San Diego waterfront redesign on verge of approval

SAN DIEGO (KUSI) – The transformation of San Diego’s Waterfront has been in the works for 30 years and it made a giant leap forward when the Navy gave Developer Doug Manchester the rights to develop 14 acres of the Waterfront in exchange for a new Navy headquarters building.

Ten years and several re-designs later, the $1.2 billion project has only two more hurdles before breaking ground.

The Coastal Commission, the city, environmentalists and several public interest groups have stalled this project over the years, fearing it would wall off Waterfront views and the public’s access to the water.

They wanted a Waterfront park instead.

That’s what the Navy, ie, the federal government wants and they’re on the verge of getting it.

"For the first time there’s a great deal of certainty that it will begin we’re really in the last stages, the developer has passed pretty much its last, almost last stages of both legal and coastal commission hurdles," said Gary London of the London Real Estate Group.

The remaining two hurdles are Civic San Diego’s approval that the project conforms to the city’s mater plan and an appellate court ruling affirming a lower federal court that the project is OK to go.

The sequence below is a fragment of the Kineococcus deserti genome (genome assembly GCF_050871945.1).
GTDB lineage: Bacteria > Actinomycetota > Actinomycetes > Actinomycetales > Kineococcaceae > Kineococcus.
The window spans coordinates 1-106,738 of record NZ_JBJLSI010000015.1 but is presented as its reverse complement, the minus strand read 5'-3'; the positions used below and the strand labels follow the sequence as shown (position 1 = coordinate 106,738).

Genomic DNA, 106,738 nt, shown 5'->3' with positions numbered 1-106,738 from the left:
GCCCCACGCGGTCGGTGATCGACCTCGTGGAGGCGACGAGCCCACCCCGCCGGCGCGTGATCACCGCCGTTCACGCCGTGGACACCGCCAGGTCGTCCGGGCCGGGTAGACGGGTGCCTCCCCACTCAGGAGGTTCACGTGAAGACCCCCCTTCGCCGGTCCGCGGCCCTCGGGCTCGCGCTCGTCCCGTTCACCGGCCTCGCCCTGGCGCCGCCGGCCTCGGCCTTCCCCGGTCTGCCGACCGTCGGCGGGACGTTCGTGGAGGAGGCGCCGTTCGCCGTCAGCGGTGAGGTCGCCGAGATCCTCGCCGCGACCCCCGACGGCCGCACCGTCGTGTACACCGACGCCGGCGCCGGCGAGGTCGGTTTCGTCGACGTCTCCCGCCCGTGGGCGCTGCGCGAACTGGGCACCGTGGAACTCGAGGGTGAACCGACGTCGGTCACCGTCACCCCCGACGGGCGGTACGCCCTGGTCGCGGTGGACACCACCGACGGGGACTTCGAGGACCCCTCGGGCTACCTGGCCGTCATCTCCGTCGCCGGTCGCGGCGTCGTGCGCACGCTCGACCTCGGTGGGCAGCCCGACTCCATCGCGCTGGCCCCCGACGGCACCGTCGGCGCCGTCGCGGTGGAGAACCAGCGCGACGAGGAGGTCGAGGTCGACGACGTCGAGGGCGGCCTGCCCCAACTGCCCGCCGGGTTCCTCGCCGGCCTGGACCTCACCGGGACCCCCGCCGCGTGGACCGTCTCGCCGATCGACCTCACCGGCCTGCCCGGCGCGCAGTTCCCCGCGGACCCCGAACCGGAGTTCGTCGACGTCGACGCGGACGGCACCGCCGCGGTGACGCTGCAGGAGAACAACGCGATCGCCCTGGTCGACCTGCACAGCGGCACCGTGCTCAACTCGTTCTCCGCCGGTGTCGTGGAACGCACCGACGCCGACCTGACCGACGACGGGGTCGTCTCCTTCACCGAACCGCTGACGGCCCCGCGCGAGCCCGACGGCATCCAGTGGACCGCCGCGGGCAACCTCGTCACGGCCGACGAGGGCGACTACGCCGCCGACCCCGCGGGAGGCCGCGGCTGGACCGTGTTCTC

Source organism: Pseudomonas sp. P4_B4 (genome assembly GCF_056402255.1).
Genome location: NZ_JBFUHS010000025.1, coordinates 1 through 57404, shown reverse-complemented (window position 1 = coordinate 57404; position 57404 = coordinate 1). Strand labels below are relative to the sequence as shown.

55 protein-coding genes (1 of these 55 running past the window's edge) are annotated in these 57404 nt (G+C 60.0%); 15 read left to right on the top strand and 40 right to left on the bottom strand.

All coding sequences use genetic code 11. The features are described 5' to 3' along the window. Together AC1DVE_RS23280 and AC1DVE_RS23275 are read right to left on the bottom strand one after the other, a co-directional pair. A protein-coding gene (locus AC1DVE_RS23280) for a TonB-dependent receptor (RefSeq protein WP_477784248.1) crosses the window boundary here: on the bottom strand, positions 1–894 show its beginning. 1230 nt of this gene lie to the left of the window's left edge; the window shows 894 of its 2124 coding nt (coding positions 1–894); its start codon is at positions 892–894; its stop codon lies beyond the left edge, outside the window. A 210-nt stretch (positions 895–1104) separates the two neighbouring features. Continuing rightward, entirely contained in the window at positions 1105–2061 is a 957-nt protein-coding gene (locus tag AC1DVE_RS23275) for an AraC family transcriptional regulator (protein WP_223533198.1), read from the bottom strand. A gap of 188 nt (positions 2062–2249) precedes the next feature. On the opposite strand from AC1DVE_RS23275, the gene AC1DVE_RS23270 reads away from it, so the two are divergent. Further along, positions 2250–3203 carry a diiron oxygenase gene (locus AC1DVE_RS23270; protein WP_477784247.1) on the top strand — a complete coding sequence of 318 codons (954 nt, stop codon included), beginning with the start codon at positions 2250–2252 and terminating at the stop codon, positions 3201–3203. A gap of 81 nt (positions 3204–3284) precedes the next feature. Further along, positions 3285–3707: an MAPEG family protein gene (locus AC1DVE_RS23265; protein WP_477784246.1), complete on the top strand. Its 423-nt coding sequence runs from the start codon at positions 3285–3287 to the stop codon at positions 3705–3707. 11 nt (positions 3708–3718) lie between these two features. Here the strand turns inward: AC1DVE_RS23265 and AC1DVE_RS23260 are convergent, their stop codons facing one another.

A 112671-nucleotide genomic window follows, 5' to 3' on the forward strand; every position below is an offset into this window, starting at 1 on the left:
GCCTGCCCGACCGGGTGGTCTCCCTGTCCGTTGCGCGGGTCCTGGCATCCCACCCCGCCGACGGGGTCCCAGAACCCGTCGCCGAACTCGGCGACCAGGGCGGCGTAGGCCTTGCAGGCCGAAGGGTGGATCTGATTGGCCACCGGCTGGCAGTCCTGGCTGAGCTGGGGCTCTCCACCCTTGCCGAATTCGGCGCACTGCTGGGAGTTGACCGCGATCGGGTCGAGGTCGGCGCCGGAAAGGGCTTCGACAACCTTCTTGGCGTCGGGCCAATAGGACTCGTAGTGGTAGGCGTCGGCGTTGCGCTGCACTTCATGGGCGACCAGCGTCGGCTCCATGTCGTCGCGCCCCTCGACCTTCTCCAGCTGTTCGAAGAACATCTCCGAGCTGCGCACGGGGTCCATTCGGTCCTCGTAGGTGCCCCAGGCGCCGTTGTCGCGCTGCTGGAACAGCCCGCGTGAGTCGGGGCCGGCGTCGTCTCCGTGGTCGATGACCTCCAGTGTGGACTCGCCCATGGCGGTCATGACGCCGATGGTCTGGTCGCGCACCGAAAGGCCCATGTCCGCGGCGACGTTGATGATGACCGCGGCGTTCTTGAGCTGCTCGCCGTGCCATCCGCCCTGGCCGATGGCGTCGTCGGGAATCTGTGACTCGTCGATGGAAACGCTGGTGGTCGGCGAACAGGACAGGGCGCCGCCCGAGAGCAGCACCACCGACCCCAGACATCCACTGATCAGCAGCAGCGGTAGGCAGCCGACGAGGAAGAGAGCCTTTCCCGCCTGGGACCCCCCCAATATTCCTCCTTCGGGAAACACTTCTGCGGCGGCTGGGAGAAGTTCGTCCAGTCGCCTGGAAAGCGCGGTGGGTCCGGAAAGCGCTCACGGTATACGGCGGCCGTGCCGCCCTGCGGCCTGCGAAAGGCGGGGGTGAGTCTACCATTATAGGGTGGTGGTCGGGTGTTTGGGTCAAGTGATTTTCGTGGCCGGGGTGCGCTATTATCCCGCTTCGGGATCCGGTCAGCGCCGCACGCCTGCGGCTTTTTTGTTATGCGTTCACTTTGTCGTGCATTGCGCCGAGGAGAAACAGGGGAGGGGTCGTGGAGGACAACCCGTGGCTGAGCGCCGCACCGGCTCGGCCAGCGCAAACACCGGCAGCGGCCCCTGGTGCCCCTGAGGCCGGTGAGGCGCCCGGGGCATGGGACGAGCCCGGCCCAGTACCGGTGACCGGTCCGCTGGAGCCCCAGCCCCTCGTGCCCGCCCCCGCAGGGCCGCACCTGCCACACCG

There was a little push back at Civic San Diego’s real estate committee meeting, likening this project to Rockefeller Center in New York, with its massive skyscrapers.

This is a mixed-use project with hotels, open space, restaurants, retail and office space.

"The big part of the project is the office element which is going to add somewhere in excess of 900 thousand square feet of office space, just at a time when we really need that office space at a really key location," London said.

Much of the tension over this project has been about closing off access to the water.

"I think that this will be a classic coastal development project that will absolutely not wall off the people from the water," London added.

Civic San Diego approval could come in early December, the appeals court could rule at any time.

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